Gene Stratton-Porter, A Girl of the Limberlost

Stratton-Porter, Gene. A Girl of the Limberlost. Illustrated by David Hendrickson. Triangle Books, 1909.
Gene Statton-Porter was a woman who lived in the woods and loved moths, birds, and trees. I read a bit about her biography since I read this book for my inquiry project. It turns out that she was a non-fiction writer who wrote fiction books to pay the bills and make her publishers happy. I think it’s interesting that she is so well known for her fictional books, yet her true passion was ecology and non-fiction writing. Her personal passion is very evident in her writing as a reader learns as much about moths from a story like this as they would reading a non-fiction moth book – maybe even more since moths are a central part of the plot in this story.
The story is about a country girl, Elnora Comstock, who decides to go to school. Her mother is very harsh, cold, neglectful, and unloving. Elnora struggles as she goes to school and is teased for her poor clothes and she almost has to quit when she finds out that people outside of town have to pay tuition and book costs in order to attend school. However, she finds a woman (the Bird Lady) who will pay money for moth specimens and she becomes self-sufficient as she puts herself through school collecting natural items to sell. In the climax of the book Elnora’s mother, who has never helped her with anything, destroys a rare moth specimen that Elnora needed to complete a set which would sell for $300. At this, Elnora finally confronts her mother and the relationship is broken and then restored as her mother realizes what a fool she has been to treat her daughter so poorly. There is also a romance in the book, Elnora falls in love with a naturalist she meets in the woods on one of her nature walks.
            A Girl of the Limberlost is a very old-fashioned story, written in 1909. I think the style is very modernistic and may not appeal to a current-day audience, but for others it will remain a timeless classic. Re-reading this story for the first time as an adult was a wonderfully nostalgic experience for me, and I was glad to find that I still really enjoyed it. It reminds me of other book series such as the Corfu Trilogy by Gerald Durrell and the All Creatures Great and Small series by James Herriot. They are books which a nature lover would love, but others might find boring.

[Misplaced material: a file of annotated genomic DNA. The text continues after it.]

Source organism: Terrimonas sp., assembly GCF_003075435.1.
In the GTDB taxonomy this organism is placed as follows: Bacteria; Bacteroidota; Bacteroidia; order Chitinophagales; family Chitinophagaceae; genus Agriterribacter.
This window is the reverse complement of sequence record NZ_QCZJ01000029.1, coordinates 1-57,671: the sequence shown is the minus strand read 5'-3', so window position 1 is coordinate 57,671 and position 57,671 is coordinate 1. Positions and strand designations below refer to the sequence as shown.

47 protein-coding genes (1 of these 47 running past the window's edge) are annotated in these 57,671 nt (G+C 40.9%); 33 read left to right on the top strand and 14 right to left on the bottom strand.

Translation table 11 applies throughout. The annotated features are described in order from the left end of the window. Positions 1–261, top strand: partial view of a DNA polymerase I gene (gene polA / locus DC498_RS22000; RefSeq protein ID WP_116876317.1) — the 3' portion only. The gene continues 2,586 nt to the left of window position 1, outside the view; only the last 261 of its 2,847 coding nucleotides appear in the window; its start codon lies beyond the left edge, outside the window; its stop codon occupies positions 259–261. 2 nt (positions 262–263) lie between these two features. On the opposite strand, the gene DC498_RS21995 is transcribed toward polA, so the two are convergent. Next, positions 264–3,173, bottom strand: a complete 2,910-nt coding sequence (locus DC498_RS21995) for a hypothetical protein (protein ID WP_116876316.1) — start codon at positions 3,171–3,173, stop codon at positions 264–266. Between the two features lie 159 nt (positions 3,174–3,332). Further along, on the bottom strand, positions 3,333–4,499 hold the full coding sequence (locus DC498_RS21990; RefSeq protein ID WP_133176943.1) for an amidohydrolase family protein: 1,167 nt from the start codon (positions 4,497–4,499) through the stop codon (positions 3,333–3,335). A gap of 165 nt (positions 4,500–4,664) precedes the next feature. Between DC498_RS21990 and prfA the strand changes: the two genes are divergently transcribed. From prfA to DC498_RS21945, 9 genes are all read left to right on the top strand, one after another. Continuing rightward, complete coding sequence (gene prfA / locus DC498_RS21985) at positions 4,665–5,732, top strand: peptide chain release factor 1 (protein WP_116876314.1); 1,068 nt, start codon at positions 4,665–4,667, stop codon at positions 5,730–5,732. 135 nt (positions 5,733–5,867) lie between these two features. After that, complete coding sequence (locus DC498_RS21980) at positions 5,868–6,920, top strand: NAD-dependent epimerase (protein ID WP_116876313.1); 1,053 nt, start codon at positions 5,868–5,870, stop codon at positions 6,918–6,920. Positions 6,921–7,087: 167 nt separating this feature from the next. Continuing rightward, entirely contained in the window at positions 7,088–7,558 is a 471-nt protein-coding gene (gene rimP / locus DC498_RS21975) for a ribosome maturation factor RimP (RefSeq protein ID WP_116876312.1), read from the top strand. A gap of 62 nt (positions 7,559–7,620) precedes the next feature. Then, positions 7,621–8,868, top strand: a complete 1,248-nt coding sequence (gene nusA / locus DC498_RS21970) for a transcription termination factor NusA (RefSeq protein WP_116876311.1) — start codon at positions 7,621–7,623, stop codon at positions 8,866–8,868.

Children's Literature - David Petersen Mouse Guard Fall 1152

Petersen, David. Mouse Guard; Fall 1152. Villard, 2008. (192 pages)
Peterson succeeds in setting up an interesting world complete with maps, commerce, towns, trade, and conflict. This book seems to be part of a series, and reading the whole series would probably shed more light on this particular book.
The mouse guard has made a discovery in the woods: there is treachery which threatens the home of the guard and its matriarch, Gwendolyn. Many characters, both wizened and young, band together to stave off the attacking army of Midnight - a rogue mouse guard. Along the way, larger creatures pose a danger to the mice, including crabs and a snake. However, the right side has a victory in the end.
Petersen’s illustrations are brilliant. The value of the drawings is fairly dark, as is his subject matter. Like many graphic novel writers, I think the drawings may outshine the story. But, this story may have been more compelling if read in its entire context (which I have not had the opportunity to do). I thought that this may be a book for older children since some of the script writing may be difficult for a young one to navigate. But, the tale is not too much for a young reader – it brings to mind series which my children have read and loved such as Brian Jacques’ Redwall series and Erin Hunter’s Warriors series. I think that readers would be able to get into this and read all the books; the makings of an addictive series are present.